Image of a water flooded town

If Hurricane Sandy and its recent winter cousin, Nemo, taught New Jersey anything, it was that preparing for the worst is not an option, but a necessity in an era of extreme weather events. And learning what to do after disaster strikes is time well spent.
Months after Hurricane Sandy pounded New Jersey, many people are just starting to deal with the clean-up and rebuilding of their flooded homes and businesses. The health hazards associated with water-damaged buildings are numerous, ranging from the obvious – mold and electrical concerns – to the less well known – asbestos contamination and dangers of microbial agents and pathogenic viruses.


Registration Underway for Nondegree Study at Rutgers during Spring 2013

Tile image of a building surrounded by trees in the fall

Registration is underway for individuals interested in nondegree study at Rutgers during the Spring 2013 semester. Online registrations are being accepted through January 23, and in-person registration is possible through January 25. Complete details are available at

Working adults looking to jump-start their careers or gain new skills and knowledge, students attending other institutions, and qualified high school students can take Rutgers courses in New Brunswick on a nondegree basis during the fall and spring semesters through the Division of Continuing Studies.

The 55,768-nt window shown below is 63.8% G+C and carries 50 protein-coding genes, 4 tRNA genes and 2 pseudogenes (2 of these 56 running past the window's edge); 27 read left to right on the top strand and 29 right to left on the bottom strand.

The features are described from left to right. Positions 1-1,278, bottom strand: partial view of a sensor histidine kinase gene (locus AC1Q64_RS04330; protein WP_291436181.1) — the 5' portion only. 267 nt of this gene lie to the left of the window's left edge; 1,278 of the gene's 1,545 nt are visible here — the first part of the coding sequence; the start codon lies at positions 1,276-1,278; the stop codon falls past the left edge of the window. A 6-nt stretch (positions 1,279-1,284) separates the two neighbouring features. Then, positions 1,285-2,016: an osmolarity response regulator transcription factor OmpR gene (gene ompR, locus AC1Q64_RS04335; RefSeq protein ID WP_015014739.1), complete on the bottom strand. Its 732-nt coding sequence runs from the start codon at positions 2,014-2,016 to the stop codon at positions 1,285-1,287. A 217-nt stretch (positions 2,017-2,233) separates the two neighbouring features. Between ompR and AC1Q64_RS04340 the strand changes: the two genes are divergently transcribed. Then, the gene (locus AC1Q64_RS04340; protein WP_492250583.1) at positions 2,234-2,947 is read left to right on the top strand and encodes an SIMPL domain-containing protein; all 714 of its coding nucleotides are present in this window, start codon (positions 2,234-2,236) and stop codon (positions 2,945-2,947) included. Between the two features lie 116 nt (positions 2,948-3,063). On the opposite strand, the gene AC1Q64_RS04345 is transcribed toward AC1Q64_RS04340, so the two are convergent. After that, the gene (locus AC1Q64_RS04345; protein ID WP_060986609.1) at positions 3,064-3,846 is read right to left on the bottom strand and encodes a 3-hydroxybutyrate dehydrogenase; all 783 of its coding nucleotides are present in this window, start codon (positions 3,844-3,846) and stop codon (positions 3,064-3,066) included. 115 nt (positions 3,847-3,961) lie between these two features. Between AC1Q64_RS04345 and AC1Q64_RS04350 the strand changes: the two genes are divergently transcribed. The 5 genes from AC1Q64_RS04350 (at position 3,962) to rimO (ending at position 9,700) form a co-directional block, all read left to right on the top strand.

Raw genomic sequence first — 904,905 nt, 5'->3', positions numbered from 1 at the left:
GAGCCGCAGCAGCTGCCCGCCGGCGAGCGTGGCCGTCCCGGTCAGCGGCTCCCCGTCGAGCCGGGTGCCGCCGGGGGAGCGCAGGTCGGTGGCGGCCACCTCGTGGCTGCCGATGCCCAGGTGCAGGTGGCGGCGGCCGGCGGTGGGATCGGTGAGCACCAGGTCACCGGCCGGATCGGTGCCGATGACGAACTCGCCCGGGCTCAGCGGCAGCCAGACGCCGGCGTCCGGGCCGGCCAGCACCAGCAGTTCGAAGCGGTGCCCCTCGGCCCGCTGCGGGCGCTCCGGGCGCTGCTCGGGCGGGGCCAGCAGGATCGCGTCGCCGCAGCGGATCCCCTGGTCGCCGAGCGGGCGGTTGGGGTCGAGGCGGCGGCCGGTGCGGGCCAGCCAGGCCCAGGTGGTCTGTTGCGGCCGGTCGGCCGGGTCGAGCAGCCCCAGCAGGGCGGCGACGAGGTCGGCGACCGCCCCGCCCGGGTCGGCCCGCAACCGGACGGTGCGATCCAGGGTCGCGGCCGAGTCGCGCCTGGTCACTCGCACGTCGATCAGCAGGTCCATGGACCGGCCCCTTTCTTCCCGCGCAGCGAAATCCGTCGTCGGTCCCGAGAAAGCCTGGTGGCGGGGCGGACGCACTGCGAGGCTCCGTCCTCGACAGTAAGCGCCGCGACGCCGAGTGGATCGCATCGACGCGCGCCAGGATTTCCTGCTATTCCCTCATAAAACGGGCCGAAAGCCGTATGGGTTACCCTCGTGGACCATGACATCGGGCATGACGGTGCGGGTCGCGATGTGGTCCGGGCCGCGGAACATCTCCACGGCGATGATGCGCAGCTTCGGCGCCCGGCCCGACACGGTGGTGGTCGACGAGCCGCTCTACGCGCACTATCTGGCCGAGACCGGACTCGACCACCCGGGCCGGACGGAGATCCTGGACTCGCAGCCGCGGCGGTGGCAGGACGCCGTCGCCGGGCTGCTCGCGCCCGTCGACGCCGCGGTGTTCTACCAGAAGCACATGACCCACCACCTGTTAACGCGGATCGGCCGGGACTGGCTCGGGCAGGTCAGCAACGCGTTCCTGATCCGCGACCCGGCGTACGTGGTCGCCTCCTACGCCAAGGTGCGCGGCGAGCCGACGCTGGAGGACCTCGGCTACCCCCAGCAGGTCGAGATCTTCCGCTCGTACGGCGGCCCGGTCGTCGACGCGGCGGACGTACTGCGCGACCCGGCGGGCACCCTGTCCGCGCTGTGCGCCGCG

The division offers the opportunity for nondegree graduate and undergraduate study during the fall and spring semesters. Students attend classes and complete coursework alongside matriculated Rutgers students. Tuition and fees are billed per credit hour.


Rutgers Officially Opens Lifelong Learning Center at Atlantic Cape Community College

Rutgers officially opened its new Lifelong Learning Center on the campus of Atlantic Cape Community College in Mays Landing at a ribbon-cutting ceremony on September 28 hosted by Rutgers President Robert L. Barchi and Atlantic Cape President Peter Mora. More than 200 guests attended the event.

The two-story, 22,000-square-foot facility enables Rutgers to expand academic opportunities for students from Atlantic, Cape May and surrounding counties who hold associate degrees and wish to earn Rutgers degrees – close to where they live or work – in such popular disciplines as psychology and criminal justice.